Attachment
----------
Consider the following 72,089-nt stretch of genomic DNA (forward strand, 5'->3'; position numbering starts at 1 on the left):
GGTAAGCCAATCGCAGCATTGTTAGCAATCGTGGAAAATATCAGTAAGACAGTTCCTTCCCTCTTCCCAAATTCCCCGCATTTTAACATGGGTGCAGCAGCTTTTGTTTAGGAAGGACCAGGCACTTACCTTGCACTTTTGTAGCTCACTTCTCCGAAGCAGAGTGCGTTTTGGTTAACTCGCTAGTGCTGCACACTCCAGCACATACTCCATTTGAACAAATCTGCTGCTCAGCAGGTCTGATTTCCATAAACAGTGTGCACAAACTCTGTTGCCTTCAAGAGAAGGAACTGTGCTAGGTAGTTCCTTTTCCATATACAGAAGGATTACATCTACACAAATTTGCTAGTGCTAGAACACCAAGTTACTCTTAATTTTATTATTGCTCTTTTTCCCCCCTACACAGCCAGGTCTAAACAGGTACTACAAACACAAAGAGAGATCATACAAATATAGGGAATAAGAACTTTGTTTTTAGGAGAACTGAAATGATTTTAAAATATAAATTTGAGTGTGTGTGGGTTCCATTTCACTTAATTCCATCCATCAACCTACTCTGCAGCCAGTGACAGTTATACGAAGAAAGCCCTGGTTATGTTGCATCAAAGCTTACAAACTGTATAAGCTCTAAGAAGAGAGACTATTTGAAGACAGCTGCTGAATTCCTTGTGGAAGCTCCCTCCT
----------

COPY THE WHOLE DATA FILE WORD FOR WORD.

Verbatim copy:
Consider the following 72,089-nt stretch of genomic DNA (forward strand, 5'->3'; position numbering starts at 1 on the left):
GGTAAGCCAATCGCAGCATTGTTAGCAATCGTGGAAAATATCAGTAAGACAGTTCCTTCCCTCTTCCCAAATTCCCCGCATTTTAACATGGGTGCAGCAGCTTTTGTTTAGGAAGGACCAGGCACTTACCTTGCACTTTTGTAGCTCACTTCTCCGAAGCAGAGTGCGTTTTGGTTAACTCGCTAGTGCTGCACACTCCAGCACATACTCCATTTGAACAAATCTGCTGCTCAGCAGGTCTGATTTCCATAAACAGTGTGCACAAACTCTGTTGCCTTCAAGAGAAGGAACTGTGCTAGGTAGTTCCTTTTCCATATACAGAAGGATTACATCTACACAAATTTGCTAGTGCTAGAACACCAAGTTACTCTTAATTTTATTATTGCTCTTTTTCCCCCCTACACAGCCAGGTCTAAACAGGTACTACAAACACAAAGAGAGATCATACAAATATAGGGAATAAGAACTTTGTTTTTAGGAGAACTGAAATGATTTTAAAATATAAATTTGAGTGTGTGTGGGTTCCATTTCACTTAATTCCATCCATCAACCTACTCTGCAGCCAGTGACAGTTATACGAAGAAAGCCCTGGTTATGTTGCATCAAAGCTTACAAACTGTATAAGCTCTAAGAAGAGAGACTATTTGAAGACAGCTGCTGAATTCCTTGTGGAAGCTCCCTCCT